More and more employees are entering the workplace with gender identities and expressions that may be different from what we most frequently think of when discussing gender.

Gender-expansive employees – those that do not self-identify as male or female – have helped change the existing understanding and norms around gender. These  employees may opt to use gender-expansive pronouns such as “they, them and theirs” instead of the gendered “he, him and his” or “she, her and hers.” In addition, gendered honorifics such as “Ms.” or “Mr.” may change to the more inclusive “Mx.”

It’s important for people and businesses to create an inclusive working environment. However, those who are not well-versed on the topic of gender pronouns, can unintentionally insult a colleague or create a situation that is embarrassing for both parties. So, here’s everything you need to know about gender pronouns and why it’s important in the workplace.

Pronouns are words we use in everyday language to refer to ourselves or others. They can be an important way to express your gender identity. ‘I’, ‘me’, ‘she/her’, ‘he/him’ and ‘they/them’ are some examples of pronouns. For generations, we’ve used ‘they’, ‘them’ or ‘their’ as a singular pronoun. For example, if you find a bag that was left behind in the office, you may ask: ‘Did someone leave their bag here?’ Some trans and gender non-conforming people may use ‘they’ ‘them’ and ‘theirs’ as personal pronouns as these are considered gender-neutral.

For example: ‘Georgina works in our communications department. They delivered an informative presentation today about their most recent project.’

Some people may wish to use more than one set of pronouns to refer to themselves. For example, a gender non-conforming person may feel equally comfortable with they/them, he/him or she/her pronouns. Other trans and gender non-conforming people may not be out, so may use different pronouns so they’re comfortable in different situations.

If someone uses more than one set of pronouns, you can ask them what they would prefer you to use. They may prefer you use all of them interchangeably or keep to one set. For example: ‘Gail has exceeded their targets this year. She plans to apply for a promotion soon.’

For some people, the correct way to refer to them is by using their name only. For example: ‘Brad is taking the minutes for Brad’s next meeting’.

These are pronouns used by some to refer to themselves without the context of gender. Some examples are xe/xir or ze/zir, both pronounced zee and ze-er (rhymes with ‘here’). For example, ‘Niven has been successful in xir interview. Xe starts xir new job on Monday.’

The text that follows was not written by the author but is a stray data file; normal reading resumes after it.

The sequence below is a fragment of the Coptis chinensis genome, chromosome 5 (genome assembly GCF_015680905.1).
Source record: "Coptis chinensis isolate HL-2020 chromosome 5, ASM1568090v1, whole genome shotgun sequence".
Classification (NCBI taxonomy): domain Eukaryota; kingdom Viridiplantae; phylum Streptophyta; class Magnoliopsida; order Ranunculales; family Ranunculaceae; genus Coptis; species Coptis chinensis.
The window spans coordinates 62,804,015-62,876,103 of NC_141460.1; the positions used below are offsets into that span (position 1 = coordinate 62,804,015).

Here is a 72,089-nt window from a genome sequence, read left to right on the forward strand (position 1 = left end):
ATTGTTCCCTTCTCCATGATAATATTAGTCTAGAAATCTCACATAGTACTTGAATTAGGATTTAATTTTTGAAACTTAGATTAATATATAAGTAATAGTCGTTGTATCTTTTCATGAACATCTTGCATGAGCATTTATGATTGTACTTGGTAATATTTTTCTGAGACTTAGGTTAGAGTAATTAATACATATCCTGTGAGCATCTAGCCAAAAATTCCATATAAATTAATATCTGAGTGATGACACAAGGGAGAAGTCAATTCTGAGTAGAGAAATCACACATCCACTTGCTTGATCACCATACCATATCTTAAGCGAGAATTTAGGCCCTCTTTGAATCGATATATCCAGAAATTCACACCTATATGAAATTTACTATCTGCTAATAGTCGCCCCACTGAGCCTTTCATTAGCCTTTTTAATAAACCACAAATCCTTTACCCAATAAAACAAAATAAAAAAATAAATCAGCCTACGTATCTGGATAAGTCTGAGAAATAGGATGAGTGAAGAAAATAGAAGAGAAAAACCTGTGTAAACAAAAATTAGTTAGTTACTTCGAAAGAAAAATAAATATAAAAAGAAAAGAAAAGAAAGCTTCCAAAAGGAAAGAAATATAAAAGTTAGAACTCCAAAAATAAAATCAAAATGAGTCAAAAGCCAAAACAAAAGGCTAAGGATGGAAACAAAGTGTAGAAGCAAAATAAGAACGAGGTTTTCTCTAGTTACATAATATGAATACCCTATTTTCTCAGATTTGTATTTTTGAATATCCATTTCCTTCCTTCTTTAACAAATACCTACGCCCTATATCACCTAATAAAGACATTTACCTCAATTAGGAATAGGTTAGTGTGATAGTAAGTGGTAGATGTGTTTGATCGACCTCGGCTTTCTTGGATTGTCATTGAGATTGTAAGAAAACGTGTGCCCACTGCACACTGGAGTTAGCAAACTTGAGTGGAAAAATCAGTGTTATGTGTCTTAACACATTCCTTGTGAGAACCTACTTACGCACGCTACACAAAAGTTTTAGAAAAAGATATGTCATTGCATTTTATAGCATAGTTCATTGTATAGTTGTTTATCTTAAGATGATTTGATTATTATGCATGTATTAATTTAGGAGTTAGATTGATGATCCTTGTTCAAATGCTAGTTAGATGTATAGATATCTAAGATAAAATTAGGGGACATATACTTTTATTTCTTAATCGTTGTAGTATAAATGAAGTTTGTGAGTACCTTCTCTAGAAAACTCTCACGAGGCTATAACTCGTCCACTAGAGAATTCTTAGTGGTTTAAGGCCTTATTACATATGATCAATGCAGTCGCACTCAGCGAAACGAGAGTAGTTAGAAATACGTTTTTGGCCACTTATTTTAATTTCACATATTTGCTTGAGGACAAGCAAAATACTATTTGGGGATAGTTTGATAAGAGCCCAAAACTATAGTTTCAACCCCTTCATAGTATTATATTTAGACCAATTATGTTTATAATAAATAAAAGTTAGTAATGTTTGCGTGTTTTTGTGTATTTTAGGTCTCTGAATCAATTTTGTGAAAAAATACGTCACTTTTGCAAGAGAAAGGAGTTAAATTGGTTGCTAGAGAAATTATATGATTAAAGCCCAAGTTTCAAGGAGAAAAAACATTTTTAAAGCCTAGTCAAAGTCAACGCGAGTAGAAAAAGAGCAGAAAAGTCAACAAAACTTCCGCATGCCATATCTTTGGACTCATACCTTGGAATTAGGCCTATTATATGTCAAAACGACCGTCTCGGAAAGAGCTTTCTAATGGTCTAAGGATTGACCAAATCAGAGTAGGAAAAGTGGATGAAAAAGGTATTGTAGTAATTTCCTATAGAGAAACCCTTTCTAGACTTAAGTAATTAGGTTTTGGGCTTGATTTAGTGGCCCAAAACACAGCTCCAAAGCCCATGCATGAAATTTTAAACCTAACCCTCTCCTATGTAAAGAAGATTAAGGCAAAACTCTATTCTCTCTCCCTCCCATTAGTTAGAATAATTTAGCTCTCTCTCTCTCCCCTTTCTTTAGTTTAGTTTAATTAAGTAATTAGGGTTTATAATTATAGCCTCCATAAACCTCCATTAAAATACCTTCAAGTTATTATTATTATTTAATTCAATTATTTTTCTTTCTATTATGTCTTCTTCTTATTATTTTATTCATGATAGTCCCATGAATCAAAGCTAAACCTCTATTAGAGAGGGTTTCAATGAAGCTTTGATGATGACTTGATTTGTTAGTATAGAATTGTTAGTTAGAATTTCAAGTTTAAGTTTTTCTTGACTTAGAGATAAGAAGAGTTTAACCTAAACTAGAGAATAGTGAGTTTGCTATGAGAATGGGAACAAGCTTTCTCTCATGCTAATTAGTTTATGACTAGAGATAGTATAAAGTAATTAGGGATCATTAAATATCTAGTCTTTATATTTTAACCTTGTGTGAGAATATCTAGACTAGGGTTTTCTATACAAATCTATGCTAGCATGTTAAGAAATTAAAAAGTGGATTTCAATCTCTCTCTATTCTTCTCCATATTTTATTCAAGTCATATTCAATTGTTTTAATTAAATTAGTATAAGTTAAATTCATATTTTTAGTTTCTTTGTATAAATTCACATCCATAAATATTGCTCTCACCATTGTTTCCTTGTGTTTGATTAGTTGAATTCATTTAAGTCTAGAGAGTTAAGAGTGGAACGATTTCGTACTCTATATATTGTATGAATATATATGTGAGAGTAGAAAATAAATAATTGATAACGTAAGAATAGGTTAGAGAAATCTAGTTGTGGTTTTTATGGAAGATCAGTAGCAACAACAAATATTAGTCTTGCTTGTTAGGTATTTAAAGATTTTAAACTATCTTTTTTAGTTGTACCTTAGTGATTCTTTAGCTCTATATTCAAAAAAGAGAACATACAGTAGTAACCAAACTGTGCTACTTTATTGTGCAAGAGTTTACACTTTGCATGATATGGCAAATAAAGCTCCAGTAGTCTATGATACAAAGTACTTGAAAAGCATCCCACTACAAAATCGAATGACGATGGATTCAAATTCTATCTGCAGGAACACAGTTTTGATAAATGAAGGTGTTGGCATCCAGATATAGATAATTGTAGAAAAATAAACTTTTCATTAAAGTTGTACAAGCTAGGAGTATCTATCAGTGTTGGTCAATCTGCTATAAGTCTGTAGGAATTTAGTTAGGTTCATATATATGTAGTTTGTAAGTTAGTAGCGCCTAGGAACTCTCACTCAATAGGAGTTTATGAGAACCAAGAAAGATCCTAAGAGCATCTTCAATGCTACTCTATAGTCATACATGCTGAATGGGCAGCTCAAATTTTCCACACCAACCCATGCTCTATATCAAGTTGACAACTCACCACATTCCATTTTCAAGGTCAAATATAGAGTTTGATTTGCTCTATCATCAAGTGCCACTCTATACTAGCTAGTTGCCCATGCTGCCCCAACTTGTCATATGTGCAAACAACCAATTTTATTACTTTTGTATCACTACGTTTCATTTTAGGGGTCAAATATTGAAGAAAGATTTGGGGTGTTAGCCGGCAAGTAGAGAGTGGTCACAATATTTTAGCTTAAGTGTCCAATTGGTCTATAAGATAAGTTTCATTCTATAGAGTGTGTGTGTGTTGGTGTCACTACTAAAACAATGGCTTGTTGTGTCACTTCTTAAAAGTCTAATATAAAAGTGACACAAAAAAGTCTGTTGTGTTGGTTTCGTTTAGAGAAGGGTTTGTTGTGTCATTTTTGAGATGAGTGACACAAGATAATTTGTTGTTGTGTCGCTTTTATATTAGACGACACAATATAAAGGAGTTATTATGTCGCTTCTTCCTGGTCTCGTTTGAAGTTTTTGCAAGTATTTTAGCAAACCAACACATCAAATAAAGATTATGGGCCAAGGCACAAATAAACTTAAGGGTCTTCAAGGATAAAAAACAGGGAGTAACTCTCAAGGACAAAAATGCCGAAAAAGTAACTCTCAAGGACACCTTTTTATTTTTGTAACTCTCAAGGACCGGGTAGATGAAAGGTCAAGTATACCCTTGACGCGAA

Management services company, ADP, has produced some extremely helpful tips to create a more inclusive workplace:

  1.  Consider including your pronouns in your email signature or name at work to foster a culture of inclusivity. Remember that for some LGBTQ+people, disclosing their pronouns may be a source of anxiety so don’t force this practice on others.
  2.  Incorporate neutral language in greetings. Instead of “Hey, guys!” or “Welcome, ladies!”, use “Welcome, everyone!” to make sure all participants feel acknowledged, safe and included.
  3. If you make a mistake and someone corrects you, say “Thank you” instead of “I’m sorry” to own the responsibility for your mistake. Practice using someone’s pronouns so that you can get this right as soon as possible. Having to correct others who misgender them is exhausting for many transgender and non-binary people.
  4. Use “they or their” wherever possible, as opposed to “his or her” to include people who may not identify with the pronouns his or her.
  5. Respect a person’s privacy and journey. Although it is good to ask what pronouns or name a person uses, never ask anyone about gender-affirming surgeries or medical transitioning status. Not asking someone about their medical history or plans for surgery is common practice at work regardless of someone’s gender identity.
  6. Remember that you can’t tell someone’s gender just by looking at their appearance. So, share your pronouns first and invite others to share theirs
    with you.

In addition to the previously stated practices, organisations should:

  1. Issue clear leadership and guidelines about the use of gender pronouns.
  2. Include language in their employee policies stipulating that employees can expect their colleagues to use the pronouns they use.
  3. Train managers and employees to use genderneutral language in formal and informal communications.

This approach shifts the burden away from nonbinary and LGBTQ+ employees and instead creates an expectation of inclusion that applies to the entire

While respecting other people’s pronoun choices may be a new concept for some, it’s no different to respecting other people’s personal lives like parenthood, marital status, and medical history — all social courtesies that we’re used to. Addressing employees in the way they wished to be addressed can show them that they matter, and
demonstrate that we respect who they are. Similarly to how our name is something that is ours and ours alone, our pronouns are an extension of that. While it can be hard to get used to, it’s important to work at it every day, because it does matter to cultivating an inclusive working environment.

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